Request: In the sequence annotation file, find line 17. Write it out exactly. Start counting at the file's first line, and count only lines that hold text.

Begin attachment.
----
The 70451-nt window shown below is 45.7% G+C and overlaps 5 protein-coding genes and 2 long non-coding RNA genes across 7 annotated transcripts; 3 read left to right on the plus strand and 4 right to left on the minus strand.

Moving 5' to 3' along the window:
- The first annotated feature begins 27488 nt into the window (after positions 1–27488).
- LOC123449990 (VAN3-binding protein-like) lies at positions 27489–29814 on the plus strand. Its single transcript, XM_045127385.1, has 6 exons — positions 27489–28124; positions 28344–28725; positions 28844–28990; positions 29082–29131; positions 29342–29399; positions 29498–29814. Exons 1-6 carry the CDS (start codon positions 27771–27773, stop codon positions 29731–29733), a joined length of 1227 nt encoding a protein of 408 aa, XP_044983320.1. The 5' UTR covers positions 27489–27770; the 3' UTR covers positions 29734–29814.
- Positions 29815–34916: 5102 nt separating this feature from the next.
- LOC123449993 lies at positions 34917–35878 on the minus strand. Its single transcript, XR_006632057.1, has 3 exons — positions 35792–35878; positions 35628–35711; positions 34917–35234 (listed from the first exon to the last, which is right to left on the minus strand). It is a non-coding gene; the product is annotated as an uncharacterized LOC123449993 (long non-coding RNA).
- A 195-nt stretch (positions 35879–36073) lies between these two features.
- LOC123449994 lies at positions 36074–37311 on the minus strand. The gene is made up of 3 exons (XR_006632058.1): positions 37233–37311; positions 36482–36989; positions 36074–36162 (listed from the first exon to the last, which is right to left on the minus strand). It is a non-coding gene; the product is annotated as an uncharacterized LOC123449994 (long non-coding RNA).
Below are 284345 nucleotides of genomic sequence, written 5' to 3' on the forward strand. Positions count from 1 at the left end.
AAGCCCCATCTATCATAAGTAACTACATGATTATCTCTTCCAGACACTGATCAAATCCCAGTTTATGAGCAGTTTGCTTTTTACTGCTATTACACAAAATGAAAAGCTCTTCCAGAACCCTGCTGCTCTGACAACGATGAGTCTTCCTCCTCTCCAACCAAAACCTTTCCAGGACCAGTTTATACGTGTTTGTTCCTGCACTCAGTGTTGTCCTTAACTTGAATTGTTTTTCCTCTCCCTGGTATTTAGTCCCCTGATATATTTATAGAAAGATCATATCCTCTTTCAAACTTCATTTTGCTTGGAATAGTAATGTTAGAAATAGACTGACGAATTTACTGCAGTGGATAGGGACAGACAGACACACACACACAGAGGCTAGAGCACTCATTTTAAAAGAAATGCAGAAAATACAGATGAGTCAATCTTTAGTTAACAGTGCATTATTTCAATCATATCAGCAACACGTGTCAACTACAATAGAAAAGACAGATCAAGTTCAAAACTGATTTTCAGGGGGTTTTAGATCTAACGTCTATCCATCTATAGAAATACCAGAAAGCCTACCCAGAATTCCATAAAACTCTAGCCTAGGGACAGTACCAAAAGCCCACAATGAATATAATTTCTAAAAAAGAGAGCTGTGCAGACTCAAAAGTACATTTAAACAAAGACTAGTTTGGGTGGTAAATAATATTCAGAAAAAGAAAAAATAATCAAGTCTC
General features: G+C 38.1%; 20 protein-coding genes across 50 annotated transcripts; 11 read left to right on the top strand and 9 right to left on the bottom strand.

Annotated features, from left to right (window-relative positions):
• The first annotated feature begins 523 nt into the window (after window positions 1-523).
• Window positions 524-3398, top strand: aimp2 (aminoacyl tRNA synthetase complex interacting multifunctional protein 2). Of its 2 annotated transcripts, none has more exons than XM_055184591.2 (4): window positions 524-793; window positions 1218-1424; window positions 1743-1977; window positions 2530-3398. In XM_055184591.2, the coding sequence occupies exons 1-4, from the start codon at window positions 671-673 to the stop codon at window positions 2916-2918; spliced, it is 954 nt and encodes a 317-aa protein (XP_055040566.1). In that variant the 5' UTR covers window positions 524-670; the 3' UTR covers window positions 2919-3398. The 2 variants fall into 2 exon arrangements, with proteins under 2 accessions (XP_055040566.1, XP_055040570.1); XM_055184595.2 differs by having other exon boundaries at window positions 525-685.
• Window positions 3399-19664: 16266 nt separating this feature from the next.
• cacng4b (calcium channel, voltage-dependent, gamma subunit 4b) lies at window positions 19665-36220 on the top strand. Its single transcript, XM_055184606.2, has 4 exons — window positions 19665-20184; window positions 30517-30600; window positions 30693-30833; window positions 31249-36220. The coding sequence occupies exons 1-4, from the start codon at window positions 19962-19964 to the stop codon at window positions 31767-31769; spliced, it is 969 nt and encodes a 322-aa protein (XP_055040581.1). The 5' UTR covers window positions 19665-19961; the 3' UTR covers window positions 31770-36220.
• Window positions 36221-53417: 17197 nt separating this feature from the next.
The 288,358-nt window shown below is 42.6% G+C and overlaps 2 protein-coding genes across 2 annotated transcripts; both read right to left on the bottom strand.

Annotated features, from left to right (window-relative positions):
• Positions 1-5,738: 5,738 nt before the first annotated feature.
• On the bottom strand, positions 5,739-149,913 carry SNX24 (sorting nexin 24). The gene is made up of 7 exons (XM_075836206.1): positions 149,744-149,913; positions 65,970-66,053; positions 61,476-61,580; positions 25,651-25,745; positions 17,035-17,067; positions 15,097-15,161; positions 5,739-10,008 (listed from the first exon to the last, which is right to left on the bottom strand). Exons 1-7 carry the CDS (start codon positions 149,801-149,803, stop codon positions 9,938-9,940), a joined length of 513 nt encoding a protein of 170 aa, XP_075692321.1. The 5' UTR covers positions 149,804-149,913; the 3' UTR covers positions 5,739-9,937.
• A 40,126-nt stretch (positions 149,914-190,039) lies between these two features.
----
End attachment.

• Window positions 36221-53417: 17197 nt separating this feature from the next.